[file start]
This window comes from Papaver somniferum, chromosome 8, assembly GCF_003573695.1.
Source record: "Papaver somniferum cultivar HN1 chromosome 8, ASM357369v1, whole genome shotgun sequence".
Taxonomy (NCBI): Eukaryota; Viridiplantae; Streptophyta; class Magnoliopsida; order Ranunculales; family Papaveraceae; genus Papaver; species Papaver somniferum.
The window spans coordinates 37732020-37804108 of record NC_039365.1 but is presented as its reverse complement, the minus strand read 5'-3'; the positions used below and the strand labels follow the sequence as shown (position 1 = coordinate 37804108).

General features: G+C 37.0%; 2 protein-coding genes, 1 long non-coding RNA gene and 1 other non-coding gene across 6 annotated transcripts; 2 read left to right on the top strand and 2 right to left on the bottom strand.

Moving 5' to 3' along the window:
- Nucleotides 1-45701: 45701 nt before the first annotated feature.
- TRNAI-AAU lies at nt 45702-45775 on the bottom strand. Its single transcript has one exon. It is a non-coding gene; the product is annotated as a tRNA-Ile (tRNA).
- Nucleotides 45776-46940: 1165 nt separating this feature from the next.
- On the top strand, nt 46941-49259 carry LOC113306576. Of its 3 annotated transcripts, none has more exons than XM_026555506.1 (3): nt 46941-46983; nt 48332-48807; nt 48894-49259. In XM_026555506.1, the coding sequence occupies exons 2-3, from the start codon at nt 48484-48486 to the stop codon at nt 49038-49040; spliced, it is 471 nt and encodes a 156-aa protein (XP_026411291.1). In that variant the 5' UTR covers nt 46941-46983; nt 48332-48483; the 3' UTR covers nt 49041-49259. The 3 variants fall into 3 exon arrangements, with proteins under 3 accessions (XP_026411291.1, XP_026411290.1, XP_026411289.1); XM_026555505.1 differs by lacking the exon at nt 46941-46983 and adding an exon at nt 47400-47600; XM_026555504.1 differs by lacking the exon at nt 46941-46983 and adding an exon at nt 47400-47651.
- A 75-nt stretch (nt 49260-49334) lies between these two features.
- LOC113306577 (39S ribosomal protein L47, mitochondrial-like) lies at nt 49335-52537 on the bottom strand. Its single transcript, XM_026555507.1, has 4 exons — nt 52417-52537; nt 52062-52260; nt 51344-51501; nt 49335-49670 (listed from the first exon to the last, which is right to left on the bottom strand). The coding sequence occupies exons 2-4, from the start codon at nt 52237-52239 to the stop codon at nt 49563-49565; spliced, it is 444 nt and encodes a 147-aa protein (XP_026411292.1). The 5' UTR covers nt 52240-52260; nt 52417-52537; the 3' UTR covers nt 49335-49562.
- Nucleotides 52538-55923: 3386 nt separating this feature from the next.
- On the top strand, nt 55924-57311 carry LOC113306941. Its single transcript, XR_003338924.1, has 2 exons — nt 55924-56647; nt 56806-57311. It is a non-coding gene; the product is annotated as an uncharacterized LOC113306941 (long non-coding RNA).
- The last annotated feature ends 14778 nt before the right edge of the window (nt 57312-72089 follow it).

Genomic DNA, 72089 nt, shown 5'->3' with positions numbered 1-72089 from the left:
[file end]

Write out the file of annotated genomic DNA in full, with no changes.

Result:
This window comes from Papaver somniferum, chromosome 8, assembly GCF_003573695.1.
Source record: "Papaver somniferum cultivar HN1 chromosome 8, ASM357369v1, whole genome shotgun sequence".
Taxonomy (NCBI): Eukaryota; Viridiplantae; Streptophyta; class Magnoliopsida; order Ranunculales; family Papaveraceae; genus Papaver; species Papaver somniferum.
The window spans coordinates 37732020-37804108 of record NC_039365.1 but is presented as its reverse complement, the minus strand read 5'-3'; the positions used below and the strand labels follow the sequence as shown (position 1 = coordinate 37804108).

General features: G+C 37.0%; 2 protein-coding genes, 1 long non-coding RNA gene and 1 other non-coding gene across 6 annotated transcripts; 2 read left to right on the top strand and 2 right to left on the bottom strand.

Moving 5' to 3' along the window:
- Nucleotides 1-45701: 45701 nt before the first annotated feature.
- TRNAI-AAU lies at nt 45702-45775 on the bottom strand. Its single transcript has one exon. It is a non-coding gene; the product is annotated as a tRNA-Ile (tRNA).
- Nucleotides 45776-46940: 1165 nt separating this feature from the next.
- On the top strand, nt 46941-49259 carry LOC113306576. Of its 3 annotated transcripts, none has more exons than XM_026555506.1 (3): nt 46941-46983; nt 48332-48807; nt 48894-49259. In XM_026555506.1, the coding sequence occupies exons 2-3, from the start codon at nt 48484-48486 to the stop codon at nt 49038-49040; spliced, it is 471 nt and encodes a 156-aa protein (XP_026411291.1). In that variant the 5' UTR covers nt 46941-46983; nt 48332-48483; the 3' UTR covers nt 49041-49259. The 3 variants fall into 3 exon arrangements, with proteins under 3 accessions (XP_026411291.1, XP_026411290.1, XP_026411289.1); XM_026555505.1 differs by lacking the exon at nt 46941-46983 and adding an exon at nt 47400-47600; XM_026555504.1 differs by lacking the exon at nt 46941-46983 and adding an exon at nt 47400-47651.
- A 75-nt stretch (nt 49260-49334) lies between these two features.
- LOC113306577 (39S ribosomal protein L47, mitochondrial-like) lies at nt 49335-52537 on the bottom strand. Its single transcript, XM_026555507.1, has 4 exons — nt 52417-52537; nt 52062-52260; nt 51344-51501; nt 49335-49670 (listed from the first exon to the last, which is right to left on the bottom strand). The coding sequence occupies exons 2-4, from the start codon at nt 52237-52239 to the stop codon at nt 49563-49565; spliced, it is 444 nt and encodes a 147-aa protein (XP_026411292.1). The 5' UTR covers nt 52240-52260; nt 52417-52537; the 3' UTR covers nt 49335-49562.
- Nucleotides 52538-55923: 3386 nt separating this feature from the next.
- On the top strand, nt 55924-57311 carry LOC113306941. Its single transcript, XR_003338924.1, has 2 exons — nt 55924-56647; nt 56806-57311. It is a non-coding gene; the product is annotated as an uncharacterized LOC113306941 (long non-coding RNA).
- The last annotated feature ends 14778 nt before the right edge of the window (nt 57312-72089 follow it).

Genomic DNA, 72089 nt, shown 5'->3' with positions numbered 1-72089 from the left: